Within a short distance in Oregon, you can visit the high desert, a mountaintop glacier, a temperate rainforest and a beach. The wide variety of ecosystems in the area is largely due to the effect of the Cascade Mountains on air blown eastward off the Pacific Ocean.
Air cools as it rises up the mountains, reducing air pressure and causing water to condense and fall out as rain. That's why the westward side of the Cascades is often covered in clouds and receives a lot of rain, which allows for vast temperate forests to thrive. By the time the air reaches the other side of the mountains, though, it descends and warms. This effectively shuts off the rain because the air can better hold the remaining moisture.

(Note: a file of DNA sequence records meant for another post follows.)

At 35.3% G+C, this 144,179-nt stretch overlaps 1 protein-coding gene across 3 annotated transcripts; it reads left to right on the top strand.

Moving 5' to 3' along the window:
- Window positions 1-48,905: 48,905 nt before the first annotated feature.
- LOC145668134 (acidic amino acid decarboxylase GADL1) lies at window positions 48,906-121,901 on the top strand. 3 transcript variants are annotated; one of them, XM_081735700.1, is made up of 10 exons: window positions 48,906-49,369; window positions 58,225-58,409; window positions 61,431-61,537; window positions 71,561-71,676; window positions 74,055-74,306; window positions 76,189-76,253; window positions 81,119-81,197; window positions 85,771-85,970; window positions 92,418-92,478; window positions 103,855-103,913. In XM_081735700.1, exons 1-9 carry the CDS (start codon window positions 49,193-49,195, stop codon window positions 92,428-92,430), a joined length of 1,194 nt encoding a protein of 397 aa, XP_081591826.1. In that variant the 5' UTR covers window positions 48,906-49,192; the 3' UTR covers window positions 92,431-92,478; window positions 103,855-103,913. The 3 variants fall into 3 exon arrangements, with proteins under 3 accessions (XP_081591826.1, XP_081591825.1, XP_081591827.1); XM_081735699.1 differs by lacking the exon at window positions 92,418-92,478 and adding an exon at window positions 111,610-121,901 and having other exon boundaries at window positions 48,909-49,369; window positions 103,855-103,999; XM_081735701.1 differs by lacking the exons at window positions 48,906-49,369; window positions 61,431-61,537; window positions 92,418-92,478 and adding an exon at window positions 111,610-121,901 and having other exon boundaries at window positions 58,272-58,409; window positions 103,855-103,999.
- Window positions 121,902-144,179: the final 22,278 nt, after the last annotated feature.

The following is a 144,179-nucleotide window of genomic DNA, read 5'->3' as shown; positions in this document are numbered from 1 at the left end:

The result of this "rain shadow" can be seen in this image taken by the Landsat 5 satellite on Oct. 27, 2011. In this false-color view, bare soil and sparse vegetation appear as brown and pink, while forests appear as green. The one blue spot is the glacial cap of Mount Hood.
Oregon's forests are home to a wide variety of animals, likely including the Sierra Nevada red fox, a subspecies that's one of the rarest mammals in North America. Torrential rains have also helped carve a large number of caves, which remain mostly unexplored. In one of these caves, however, intrepid explorers discovered a whole new family of spiders hanging from the ceiling.
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